I don't want to hurt no body but (baby) there is something I must confess... I do see something wrong with a little bump and grind.

Grinding, the most popular dance in the U.S. and Canada, started in clubs before moving to high school and now middle school dances. As defined by the Websters dictionary grinding is to: crush, pulverize by friction, especially by rubbing between two hard surfaces.

Sound appealing?

Somehow it must appeal to some of us, because it has become perhaps the only dance our generation knows how to do. Forget ballet lessons girls – if you can do a partial toe touch you're in.

Have you ever taken a step back while at a club, or even a school dance, to observe how utterly ridiculous grinding looks? Not to mention the fact that, oftentimes, the grinder has only just met the grindee before bending over and pushing back.

Talk about things moving too fast.

We all know chivalry is dead, however, I don't think it would be too much to ask for the guy to at least request the girl to dance. It seems the protocol is: the female flaunts her "money maker" to the males. A brave dominant male will then approach the female from behind and begin the grinding process: ahh, nature.

Strange as this may sound, consider the classic image of social dance, when the guy would hold the girl arms-length apart, occasionally twirling between elaborate footsteps.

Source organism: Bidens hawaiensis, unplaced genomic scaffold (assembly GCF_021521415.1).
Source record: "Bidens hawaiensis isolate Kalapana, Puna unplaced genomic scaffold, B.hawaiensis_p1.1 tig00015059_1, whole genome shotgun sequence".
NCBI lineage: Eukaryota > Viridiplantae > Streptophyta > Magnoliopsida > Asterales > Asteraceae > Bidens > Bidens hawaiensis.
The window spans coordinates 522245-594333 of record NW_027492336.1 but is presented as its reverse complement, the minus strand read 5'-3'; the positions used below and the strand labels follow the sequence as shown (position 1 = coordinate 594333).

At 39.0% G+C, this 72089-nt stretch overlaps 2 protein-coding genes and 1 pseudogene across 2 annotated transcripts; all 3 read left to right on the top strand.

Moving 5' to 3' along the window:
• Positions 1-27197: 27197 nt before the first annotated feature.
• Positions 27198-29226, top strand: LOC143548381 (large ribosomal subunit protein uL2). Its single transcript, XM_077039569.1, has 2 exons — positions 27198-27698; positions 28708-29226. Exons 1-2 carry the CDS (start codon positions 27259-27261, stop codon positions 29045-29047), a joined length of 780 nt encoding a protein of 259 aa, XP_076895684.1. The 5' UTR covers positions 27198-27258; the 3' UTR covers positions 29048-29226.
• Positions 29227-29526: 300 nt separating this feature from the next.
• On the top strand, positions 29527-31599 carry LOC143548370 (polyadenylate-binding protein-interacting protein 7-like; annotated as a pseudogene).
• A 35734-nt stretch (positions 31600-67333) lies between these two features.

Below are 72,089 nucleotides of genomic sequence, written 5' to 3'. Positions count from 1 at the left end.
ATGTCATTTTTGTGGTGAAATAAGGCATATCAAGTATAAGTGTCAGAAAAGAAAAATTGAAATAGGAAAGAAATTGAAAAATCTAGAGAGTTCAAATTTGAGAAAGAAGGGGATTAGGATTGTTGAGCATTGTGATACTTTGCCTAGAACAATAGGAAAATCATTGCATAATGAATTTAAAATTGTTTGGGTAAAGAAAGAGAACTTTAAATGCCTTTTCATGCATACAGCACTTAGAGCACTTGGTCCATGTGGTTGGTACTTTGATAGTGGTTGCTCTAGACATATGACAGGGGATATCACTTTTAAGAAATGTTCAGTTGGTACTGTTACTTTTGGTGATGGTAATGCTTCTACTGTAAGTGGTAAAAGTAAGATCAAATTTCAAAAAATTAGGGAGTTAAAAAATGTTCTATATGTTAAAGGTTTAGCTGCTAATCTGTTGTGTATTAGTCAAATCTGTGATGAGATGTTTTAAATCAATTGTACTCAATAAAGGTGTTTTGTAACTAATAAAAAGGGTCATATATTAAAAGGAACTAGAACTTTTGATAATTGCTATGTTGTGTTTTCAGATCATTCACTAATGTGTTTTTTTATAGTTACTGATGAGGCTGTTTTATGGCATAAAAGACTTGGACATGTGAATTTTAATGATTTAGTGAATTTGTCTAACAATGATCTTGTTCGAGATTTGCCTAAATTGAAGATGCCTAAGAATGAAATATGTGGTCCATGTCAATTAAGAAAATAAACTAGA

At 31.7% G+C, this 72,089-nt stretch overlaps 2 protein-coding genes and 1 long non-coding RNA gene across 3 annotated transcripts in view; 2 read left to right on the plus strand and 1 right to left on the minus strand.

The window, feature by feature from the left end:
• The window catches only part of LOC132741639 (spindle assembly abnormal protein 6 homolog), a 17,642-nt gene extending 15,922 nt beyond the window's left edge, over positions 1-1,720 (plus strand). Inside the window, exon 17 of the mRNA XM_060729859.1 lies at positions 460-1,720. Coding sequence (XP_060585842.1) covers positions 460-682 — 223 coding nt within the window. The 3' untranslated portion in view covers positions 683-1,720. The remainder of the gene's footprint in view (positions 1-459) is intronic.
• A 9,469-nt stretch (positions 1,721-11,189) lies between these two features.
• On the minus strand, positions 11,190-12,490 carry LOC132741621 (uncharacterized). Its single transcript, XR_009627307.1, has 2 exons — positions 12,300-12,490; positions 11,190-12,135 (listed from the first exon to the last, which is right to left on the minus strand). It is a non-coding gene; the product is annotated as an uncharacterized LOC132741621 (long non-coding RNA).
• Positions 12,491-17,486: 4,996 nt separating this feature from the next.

Now it's weird to even face the guy. If you do face the guy, you will begin the process of frontal grinding, which humorously enough, is actually frowned upon in our culture because of its "sleaziness."

Last Monday I went to Rumorz and engaged in a little experiment. I danced with a guy, face-to-face at arms length, and I had him twirl me.

At first, he was confused. But he soon began to catch on and even dipped me a few times. A small audience peered at us from their grinding and I heard a girl slur to her boyfriend, "Why can't we dance like that?"

It was funny to think that we were a spectacle to see, considering almost everyone in the club was dry humping one another. The band playing even made a comment about how they had never seen people, "get their freak on," to slow country music.

Middle school students are getting their freak on before they have even had their first kiss, not a surprise when their role model Hannah Montana is now the poster child of grinding.

I understand the common mentality that considers grinding to be harmless, and after reading a passage from Psychiatrist Eileen Kennedy-Moore's "Psychology Today," I cannot help but disagree. As she argues, "Even though you won't get pregnant or sexually transmitted diseases, sexuality is about more than bodies; it's about feelings, and identity, and values, and, often, it's about another human being."

Confusing the values of sexuality in the naive minds of our youth is far from harmless; it is the very definition of harmful.

I'm not saying we all need to take a lesson in waltzing or begin dancing the Charleston, but what if we invented a dance that permitted and even required facial visibility? It would be easier than taking quick glimpses of the grunting humper behind in an attempt to discern if he is even remotely attractive.

Maybe grinding is culturally acceptable, but do we as a culture really want to accept blatant dry humping?

I encourage you to test out my little experiment next time you hit the clubs.

See if you can get a couple people to slur about how they wish they could dance like you.

Kaila Curry is a freshman in English. She can be reached kcurry6@utk.edu.